Government Requires Lists of Arrivals
Alarmed at this situation, the recently formed U.S.
government took over jurisdiction of immigration to the still new United
States. In 1819, Congress passed a law regulating the maximum number
of passengers allowed per ship, based on its total tonnage. Although
the allocations were not very restrictive and did little to improve
the conditions of the passengers, the law also mandated the keeping
of a list of arrivals. These lists are truly a Godsend for today's family
The Bureau of Customs was charged with the keeping
of these lists, hence the lists from 1820 through about 1891 (the ending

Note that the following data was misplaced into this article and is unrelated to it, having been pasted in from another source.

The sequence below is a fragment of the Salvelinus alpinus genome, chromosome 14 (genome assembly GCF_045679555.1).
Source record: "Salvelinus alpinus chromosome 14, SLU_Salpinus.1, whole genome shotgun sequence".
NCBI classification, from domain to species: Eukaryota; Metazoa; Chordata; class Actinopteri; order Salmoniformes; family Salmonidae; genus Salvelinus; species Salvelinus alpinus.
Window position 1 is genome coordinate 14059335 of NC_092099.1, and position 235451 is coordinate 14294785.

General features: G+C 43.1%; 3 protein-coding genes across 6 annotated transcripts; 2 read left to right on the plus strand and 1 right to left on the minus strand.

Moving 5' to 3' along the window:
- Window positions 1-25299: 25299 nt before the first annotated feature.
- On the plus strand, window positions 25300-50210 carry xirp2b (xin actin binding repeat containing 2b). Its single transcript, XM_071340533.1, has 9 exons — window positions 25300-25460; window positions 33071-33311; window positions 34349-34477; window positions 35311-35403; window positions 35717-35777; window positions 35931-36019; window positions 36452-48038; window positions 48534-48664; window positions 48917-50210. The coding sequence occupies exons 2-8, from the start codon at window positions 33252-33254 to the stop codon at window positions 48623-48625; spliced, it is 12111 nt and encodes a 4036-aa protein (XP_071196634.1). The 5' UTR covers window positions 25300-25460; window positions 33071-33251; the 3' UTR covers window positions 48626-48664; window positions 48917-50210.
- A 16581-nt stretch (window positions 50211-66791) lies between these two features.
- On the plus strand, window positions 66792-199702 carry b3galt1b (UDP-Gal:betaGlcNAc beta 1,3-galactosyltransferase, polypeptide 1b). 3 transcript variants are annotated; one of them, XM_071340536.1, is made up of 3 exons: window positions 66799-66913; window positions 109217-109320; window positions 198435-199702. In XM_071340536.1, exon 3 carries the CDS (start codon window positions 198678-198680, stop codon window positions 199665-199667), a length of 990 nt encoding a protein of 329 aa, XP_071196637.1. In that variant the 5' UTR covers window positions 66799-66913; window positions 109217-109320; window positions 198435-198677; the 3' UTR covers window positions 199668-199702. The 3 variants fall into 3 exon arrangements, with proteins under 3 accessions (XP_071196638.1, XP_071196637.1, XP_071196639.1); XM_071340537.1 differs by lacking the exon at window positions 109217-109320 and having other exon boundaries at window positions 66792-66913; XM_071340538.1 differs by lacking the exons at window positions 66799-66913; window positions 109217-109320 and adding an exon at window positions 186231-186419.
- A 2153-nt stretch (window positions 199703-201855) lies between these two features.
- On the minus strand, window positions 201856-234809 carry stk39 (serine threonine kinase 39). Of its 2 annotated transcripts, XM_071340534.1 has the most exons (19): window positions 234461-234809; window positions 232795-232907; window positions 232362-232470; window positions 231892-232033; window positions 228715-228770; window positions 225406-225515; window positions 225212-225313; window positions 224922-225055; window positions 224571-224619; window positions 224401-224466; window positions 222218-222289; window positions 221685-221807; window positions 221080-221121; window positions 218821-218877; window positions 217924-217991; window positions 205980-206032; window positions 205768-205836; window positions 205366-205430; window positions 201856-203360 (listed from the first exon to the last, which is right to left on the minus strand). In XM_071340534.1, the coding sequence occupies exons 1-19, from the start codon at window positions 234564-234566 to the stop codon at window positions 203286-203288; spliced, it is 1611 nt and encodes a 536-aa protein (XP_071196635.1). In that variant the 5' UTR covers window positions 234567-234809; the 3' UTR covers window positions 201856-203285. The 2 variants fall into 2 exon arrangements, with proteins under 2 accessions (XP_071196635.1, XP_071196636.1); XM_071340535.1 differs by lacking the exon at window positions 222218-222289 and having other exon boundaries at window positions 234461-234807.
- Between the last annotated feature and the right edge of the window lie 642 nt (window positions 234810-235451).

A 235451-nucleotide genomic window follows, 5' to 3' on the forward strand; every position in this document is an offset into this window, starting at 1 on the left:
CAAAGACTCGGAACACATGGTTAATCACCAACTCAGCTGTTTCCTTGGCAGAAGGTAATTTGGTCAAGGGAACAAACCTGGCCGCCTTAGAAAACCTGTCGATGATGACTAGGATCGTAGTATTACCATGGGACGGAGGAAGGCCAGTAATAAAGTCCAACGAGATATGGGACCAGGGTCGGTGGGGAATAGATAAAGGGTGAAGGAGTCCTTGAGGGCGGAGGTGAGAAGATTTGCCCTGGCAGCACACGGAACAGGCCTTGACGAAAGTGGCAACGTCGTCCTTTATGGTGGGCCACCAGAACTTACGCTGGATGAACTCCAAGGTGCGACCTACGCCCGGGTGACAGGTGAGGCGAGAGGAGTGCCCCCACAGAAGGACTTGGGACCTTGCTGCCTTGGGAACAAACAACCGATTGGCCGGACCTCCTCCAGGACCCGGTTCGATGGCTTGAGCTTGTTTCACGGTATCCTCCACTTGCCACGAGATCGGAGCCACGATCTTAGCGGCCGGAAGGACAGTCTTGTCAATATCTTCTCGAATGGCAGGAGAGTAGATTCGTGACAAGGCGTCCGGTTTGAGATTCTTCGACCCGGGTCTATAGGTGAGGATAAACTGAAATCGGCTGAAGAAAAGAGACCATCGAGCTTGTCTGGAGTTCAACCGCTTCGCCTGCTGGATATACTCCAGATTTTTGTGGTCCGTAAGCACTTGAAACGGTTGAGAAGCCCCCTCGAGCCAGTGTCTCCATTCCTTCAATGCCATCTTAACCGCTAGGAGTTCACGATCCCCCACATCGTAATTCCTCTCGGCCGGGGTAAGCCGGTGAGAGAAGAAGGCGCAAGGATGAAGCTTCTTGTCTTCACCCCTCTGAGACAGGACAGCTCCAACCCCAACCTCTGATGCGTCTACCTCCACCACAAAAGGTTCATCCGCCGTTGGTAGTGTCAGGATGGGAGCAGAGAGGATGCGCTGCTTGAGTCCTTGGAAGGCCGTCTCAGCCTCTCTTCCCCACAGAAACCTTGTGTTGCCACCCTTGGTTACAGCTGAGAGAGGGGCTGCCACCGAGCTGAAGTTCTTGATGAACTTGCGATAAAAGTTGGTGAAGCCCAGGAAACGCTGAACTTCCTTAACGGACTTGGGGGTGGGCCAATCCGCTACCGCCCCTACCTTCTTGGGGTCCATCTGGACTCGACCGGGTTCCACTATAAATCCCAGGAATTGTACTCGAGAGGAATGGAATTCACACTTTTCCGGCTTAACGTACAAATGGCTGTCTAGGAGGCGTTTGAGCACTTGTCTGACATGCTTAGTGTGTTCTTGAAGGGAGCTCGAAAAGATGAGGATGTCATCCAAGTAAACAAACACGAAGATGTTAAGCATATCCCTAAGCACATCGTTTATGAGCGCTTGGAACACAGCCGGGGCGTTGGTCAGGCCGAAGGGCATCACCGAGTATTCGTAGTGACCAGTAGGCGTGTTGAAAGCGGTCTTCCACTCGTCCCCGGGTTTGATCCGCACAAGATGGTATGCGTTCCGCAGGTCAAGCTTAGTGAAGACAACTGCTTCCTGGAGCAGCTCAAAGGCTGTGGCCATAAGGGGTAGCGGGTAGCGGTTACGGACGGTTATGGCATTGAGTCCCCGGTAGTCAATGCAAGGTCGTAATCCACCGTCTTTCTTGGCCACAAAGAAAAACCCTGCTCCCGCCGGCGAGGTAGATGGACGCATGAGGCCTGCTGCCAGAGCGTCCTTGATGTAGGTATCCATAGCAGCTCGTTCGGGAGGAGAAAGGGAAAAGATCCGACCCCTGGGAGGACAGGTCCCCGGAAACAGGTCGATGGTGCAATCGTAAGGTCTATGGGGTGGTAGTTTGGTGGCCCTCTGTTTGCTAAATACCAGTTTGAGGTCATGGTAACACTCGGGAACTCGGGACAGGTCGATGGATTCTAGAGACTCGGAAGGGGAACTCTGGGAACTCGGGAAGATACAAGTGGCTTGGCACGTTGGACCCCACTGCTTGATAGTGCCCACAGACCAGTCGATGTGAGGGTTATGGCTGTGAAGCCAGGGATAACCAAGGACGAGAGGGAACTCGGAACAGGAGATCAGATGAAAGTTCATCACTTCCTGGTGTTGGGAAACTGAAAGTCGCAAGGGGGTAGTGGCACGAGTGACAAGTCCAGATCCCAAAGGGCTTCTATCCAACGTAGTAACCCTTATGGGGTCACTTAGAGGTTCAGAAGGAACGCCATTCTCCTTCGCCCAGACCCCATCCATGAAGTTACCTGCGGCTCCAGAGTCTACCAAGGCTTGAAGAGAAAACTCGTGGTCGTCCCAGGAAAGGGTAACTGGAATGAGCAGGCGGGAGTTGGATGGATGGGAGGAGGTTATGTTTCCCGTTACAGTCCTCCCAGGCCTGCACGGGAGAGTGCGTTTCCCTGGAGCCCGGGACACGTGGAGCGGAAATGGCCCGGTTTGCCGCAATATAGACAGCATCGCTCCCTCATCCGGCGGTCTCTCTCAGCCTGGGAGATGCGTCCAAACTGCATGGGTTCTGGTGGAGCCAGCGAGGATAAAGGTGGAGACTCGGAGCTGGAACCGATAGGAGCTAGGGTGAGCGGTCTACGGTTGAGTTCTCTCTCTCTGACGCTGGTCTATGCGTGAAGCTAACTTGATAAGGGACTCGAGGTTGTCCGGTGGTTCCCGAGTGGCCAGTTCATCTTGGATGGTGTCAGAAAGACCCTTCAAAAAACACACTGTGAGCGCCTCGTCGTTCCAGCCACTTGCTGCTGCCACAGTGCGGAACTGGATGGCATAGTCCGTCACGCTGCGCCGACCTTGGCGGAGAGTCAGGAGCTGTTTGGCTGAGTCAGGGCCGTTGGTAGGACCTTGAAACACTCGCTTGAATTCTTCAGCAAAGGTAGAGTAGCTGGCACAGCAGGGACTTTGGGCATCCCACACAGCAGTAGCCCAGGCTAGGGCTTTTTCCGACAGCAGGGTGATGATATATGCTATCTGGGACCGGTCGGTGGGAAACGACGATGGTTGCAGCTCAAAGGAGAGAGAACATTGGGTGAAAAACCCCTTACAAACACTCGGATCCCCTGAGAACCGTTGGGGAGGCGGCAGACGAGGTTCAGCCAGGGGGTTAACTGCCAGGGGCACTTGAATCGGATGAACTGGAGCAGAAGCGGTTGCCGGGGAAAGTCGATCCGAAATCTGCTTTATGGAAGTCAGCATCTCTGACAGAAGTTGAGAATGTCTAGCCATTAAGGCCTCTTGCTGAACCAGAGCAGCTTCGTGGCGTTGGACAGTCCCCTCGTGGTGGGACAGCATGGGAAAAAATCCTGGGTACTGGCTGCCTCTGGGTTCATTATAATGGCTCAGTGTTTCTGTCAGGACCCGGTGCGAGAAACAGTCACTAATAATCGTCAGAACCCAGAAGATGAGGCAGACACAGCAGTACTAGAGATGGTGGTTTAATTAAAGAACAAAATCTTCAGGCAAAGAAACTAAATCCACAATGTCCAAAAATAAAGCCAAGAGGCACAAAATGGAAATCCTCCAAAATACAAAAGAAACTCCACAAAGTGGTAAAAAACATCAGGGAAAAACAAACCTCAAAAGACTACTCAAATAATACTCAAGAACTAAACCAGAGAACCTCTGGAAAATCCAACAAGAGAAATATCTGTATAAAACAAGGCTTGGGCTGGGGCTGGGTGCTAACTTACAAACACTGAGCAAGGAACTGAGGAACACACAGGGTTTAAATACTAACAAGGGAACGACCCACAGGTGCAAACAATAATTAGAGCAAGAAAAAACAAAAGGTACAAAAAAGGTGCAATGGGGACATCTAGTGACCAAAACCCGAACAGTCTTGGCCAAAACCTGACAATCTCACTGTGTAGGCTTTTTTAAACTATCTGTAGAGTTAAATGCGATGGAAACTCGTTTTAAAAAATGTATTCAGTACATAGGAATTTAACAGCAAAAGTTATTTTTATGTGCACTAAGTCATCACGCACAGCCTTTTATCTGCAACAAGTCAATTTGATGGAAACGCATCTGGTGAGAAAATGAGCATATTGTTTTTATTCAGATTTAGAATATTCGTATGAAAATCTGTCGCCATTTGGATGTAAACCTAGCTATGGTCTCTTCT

dates vary by port) are called the "Customs Passenger Lists."
The bureau provided blank forms to the
shipping companies, which the captains (usually their mates) prepared
on board. These forms were then submitted to the collector of customs
at the port of arrival. Eventually, these lists, or the ones that survived
the ravages of time, ended up in the custody of the National Archives,
where they have been microfilmed for preservation and improved access.
The law also required that copies and abstracts of
the list be made for the State Department. With the loss of some of
the original lists, these copies and/or abstracts are an invaluable
source for filling those gaps. Therefore, when the original lists were
microfilmed, the National Archives included available copies and abstracts
in the microfilms. Thus we have a fairly complete collection of documents
identifying more then 20 million persons who arrived during this time